On this week's episode of Talking Radical Radio, Scott Neigh speaks with Alexa Potashnik. She is the founder of Black Space Winnipeg, a group that works to create spaces that are unapologetically pro-Black and Afrocentric, while also acting in solidarity with other oppressed groups, and challenging anti-Black racism and building inclusivity across all sectors within Winnipeg.
It's pretty difficult to find a broadly embraced narrative of "Canada" that doesn't erase or significantly marginalize Blackness. There have been people of African descent in this part of the world pretty much as long as there have been people of European descent, but our dominant stories rarely reflect this, with Black people usually erased or de-humanized. That's true of the family of narratives pushed by more conservative elites, like the vision of Canadianness promoted by the former Harper Conservative government that emphasizes ties to Britishness and long histories of militarism. It's also true of more liberal stories of Canada that focus on things like multiculturalism, socialized medicine, and liberal internationalist foreign policy.
That may sound counter-intuitive – isn't multiculturalism meant to address that sort of thing, after all? But among other critiques of the versions of multiculturalism that have been promoted by the Canadian state over the decades are that they continue to centre and privilege whiteness -- that they often have left little space to name and challenge systems of white supremacy and the other axes of oppression that white supremacy is intertwined with. And that they often serve to erase the specificities of Black experience, of anti-Black racism, and of Black resistance and thriving.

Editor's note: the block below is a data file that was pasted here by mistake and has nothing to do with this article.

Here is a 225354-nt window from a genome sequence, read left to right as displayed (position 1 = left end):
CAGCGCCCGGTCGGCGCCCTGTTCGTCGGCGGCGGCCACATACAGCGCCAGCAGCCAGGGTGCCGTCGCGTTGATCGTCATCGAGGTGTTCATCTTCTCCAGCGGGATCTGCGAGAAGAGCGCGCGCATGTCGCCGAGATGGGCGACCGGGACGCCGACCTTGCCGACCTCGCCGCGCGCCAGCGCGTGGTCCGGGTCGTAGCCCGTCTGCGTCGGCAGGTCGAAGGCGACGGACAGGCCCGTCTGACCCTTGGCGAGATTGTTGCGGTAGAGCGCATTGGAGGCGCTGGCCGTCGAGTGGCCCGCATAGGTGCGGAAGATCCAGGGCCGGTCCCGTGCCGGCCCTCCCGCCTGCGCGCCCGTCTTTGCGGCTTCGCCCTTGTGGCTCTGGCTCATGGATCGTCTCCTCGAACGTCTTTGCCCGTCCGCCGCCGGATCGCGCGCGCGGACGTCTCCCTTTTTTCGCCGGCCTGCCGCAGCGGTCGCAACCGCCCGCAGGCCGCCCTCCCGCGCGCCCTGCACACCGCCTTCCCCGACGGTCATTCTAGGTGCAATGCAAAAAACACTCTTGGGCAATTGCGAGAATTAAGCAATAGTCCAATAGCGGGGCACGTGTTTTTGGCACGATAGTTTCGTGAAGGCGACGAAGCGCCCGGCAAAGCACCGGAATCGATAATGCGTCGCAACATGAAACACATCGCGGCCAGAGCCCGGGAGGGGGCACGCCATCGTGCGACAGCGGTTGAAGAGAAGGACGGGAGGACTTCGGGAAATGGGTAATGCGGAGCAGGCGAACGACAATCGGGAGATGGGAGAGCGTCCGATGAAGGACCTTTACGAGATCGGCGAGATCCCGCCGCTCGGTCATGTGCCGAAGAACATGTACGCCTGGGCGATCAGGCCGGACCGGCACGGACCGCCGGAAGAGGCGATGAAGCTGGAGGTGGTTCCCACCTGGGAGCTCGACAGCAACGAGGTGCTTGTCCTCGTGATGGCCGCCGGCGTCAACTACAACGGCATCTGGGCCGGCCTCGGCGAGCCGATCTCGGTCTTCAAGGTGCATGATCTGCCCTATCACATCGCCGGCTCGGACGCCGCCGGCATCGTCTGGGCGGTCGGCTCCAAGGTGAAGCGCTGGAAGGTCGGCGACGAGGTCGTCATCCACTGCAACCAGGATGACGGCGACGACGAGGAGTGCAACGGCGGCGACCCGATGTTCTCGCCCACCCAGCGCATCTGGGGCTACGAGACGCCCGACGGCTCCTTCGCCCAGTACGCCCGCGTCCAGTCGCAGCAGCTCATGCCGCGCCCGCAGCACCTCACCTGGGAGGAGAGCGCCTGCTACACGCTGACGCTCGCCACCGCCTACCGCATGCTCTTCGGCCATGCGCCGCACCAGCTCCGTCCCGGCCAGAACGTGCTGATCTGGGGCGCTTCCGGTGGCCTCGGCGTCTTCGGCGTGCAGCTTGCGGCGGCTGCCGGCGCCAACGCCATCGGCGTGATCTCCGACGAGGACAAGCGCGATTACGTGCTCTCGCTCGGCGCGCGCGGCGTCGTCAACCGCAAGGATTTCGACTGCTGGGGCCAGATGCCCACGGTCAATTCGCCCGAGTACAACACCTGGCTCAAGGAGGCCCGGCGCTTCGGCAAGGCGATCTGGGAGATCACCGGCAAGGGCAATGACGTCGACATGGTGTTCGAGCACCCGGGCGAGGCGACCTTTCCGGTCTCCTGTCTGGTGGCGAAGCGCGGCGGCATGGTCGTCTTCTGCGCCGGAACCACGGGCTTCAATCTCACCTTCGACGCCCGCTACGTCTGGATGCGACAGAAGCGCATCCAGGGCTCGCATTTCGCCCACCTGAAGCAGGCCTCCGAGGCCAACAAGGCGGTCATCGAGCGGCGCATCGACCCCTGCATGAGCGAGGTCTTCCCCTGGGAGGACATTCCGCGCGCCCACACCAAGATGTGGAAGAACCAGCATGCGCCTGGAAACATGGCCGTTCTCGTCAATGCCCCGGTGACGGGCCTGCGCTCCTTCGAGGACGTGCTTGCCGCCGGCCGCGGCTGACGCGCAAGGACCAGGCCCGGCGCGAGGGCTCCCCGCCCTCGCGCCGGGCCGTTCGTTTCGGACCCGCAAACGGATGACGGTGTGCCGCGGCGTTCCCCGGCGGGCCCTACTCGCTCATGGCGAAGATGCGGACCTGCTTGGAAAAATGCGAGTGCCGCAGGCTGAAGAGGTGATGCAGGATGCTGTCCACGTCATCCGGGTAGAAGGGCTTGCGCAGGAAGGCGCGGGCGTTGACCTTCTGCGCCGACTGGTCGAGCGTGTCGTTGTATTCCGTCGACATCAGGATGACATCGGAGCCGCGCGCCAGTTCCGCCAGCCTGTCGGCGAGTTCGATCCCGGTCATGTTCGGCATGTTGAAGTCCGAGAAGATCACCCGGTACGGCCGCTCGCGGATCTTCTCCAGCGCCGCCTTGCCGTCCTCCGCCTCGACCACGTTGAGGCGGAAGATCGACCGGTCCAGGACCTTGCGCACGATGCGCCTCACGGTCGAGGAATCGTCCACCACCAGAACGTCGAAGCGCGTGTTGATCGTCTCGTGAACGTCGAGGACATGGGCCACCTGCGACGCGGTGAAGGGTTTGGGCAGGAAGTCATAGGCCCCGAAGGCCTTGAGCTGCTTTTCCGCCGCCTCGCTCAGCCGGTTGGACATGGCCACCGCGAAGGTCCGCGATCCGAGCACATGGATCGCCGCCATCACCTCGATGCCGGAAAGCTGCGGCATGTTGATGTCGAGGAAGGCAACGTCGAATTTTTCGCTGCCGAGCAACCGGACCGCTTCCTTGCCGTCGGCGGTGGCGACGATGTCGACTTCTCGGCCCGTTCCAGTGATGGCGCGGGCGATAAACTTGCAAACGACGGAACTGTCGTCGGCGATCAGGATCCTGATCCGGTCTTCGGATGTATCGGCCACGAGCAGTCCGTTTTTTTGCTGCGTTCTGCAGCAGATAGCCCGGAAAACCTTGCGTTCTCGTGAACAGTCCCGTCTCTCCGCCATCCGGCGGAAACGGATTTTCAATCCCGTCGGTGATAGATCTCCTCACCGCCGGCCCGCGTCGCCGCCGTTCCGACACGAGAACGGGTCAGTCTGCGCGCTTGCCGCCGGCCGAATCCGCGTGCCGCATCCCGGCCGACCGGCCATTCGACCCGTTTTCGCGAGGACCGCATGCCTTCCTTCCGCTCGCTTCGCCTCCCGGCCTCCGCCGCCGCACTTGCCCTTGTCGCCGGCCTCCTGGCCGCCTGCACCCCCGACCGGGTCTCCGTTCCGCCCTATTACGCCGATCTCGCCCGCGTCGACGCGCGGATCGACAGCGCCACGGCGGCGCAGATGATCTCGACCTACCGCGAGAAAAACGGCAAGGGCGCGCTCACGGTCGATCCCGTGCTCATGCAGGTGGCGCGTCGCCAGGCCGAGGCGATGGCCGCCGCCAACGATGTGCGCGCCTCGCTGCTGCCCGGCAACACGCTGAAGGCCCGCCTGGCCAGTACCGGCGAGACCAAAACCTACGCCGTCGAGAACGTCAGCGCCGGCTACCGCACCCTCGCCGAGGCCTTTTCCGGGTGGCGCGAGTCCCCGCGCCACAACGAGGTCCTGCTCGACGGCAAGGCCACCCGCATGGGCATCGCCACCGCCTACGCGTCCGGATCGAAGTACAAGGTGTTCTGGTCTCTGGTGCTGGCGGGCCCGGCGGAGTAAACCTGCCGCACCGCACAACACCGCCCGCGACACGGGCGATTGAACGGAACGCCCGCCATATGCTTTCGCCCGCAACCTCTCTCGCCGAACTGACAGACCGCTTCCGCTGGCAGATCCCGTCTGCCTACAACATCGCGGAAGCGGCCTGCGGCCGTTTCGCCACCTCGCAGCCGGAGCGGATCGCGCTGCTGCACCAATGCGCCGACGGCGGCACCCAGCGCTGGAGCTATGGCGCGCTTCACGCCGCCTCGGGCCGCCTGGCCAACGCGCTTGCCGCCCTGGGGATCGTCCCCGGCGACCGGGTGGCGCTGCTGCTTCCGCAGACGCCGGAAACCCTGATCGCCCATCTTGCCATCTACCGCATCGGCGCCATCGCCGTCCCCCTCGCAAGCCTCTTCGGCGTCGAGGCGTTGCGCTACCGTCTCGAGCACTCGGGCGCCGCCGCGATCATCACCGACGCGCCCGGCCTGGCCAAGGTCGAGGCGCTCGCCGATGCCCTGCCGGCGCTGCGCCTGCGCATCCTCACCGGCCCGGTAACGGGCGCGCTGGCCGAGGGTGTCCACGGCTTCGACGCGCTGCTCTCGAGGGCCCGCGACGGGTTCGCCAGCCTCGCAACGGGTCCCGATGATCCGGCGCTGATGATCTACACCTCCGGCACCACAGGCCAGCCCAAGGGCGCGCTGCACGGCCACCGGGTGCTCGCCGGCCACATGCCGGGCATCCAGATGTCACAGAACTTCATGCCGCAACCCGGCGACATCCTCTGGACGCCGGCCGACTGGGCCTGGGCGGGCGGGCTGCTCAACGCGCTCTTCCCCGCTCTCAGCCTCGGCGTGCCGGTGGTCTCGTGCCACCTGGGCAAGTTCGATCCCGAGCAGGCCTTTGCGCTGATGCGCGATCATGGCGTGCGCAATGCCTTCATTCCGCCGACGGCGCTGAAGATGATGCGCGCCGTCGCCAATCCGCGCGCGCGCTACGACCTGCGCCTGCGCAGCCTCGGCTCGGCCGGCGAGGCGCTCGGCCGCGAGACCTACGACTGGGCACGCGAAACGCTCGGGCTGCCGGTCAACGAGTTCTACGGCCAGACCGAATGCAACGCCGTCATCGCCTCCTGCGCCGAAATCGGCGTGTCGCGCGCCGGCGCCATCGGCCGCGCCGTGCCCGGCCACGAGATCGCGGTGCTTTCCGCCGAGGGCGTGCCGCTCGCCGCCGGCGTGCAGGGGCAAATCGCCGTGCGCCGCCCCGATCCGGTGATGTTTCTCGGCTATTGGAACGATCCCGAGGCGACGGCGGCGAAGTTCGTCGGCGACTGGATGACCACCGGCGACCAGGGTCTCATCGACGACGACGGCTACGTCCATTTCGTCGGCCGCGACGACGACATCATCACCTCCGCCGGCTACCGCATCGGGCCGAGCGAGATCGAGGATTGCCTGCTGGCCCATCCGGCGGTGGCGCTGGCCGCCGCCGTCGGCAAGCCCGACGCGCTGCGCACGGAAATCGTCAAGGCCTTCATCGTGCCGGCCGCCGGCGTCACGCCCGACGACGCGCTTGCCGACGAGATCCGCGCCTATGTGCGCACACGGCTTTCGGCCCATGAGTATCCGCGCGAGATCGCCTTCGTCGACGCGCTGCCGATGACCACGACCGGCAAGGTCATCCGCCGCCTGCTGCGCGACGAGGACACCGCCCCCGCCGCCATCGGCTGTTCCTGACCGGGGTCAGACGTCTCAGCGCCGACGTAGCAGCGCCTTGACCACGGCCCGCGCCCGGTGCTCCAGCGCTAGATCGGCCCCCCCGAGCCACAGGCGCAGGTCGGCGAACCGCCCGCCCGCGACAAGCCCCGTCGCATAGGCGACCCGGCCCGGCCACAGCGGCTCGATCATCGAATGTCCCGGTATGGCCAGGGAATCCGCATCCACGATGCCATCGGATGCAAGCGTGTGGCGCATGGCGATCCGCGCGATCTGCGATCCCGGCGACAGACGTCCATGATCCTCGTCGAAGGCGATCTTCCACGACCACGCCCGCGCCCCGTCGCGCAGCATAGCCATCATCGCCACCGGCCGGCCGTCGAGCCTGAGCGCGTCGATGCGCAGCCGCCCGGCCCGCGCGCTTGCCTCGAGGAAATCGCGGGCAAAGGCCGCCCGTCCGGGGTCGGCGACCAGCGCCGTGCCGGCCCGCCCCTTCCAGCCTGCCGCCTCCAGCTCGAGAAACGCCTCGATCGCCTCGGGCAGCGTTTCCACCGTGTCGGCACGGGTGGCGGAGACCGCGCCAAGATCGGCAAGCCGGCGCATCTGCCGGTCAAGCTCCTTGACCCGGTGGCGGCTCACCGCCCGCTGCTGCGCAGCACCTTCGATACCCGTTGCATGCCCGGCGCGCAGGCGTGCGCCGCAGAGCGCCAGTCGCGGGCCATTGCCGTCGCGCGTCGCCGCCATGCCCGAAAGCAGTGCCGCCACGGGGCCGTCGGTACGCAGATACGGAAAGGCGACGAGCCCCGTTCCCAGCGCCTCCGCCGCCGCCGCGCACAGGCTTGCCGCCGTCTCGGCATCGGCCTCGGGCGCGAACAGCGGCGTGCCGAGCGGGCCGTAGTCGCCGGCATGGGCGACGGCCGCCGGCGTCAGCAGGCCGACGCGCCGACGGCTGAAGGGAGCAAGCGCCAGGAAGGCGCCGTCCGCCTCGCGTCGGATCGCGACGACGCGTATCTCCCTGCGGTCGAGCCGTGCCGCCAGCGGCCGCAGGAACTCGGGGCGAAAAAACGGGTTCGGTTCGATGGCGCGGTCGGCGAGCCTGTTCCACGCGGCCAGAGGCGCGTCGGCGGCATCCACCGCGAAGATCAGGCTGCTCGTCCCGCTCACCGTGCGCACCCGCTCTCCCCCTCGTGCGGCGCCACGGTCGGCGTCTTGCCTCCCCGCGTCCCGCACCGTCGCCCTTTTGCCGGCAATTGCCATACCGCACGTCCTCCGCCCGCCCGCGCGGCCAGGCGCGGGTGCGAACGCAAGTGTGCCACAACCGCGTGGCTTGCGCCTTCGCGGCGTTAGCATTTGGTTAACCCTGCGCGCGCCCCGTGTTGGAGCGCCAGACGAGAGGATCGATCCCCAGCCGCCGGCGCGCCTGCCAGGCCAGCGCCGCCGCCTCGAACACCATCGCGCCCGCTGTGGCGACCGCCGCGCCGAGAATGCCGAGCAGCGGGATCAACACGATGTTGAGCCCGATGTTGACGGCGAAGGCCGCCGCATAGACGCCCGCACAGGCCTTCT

Take the city of Winnipeg. Alexa Potashnik's grandparents moved there from Jamaica (via England) in the late 1960s. There have been quite sizeable Black communities, mostly with roots in the Caribbean, living in the city since at least the 1970s, and in more recent years Black communities in Winnipeg have grown even larger and more diverse with further migration not only from elsewhere in Canada and from the Caribbean but from various countries in Africa as well.
Yet much like in Canada as a whole, dominant ideas and stories of Winnipeg tend to erase Blackness, spaces of artistic and cultural production in the city have often excluded Black producers and Black stories, and powerful institutions that organize life in the city are no more committed than anywhere else across the continent to the changes that would be necessary to create a world that truly values Black lives.
Potashnik founded Black Space Winnipeg to push back against that erasure and marginalization. It started about a year and a half ago with a private Facebook group for Black people in Winnipeg to share stories and experiences with one another. And by July 2016 it became the basis for the city's first Black Lives Matter rally. Since that point, the group has been involved in numerous events of many different sorts, ranging from workshops and other forms of public education, to arts and culture events, to the "Silence is Violence" rally held in late August of this year in the wake of the white supremacist violence in Charlottesville, Virginia.
Image: Modified from an original that is used with permission of Black Space Winnipeg.
Talking Radical Radio brings you grassroots voices from across Canada, giving you the chance to hear many different people that are facing many different struggles talk about what they do, why they do it, and how they do it, in the belief that such listening is a crucial step in strengthening all of our efforts to change the world. To learn more about the show check out its website here. You can also follow them on FaceBook or Twitter, or contact email@example.com to join our weekly email update list.
Talking Radical Radio is brought to you by Scott Neigh, a writer, media producer, and activist based in Hamilton (formerly Sudbury), Ontario, and the author of two books examining Canadian history through the stories of activists.
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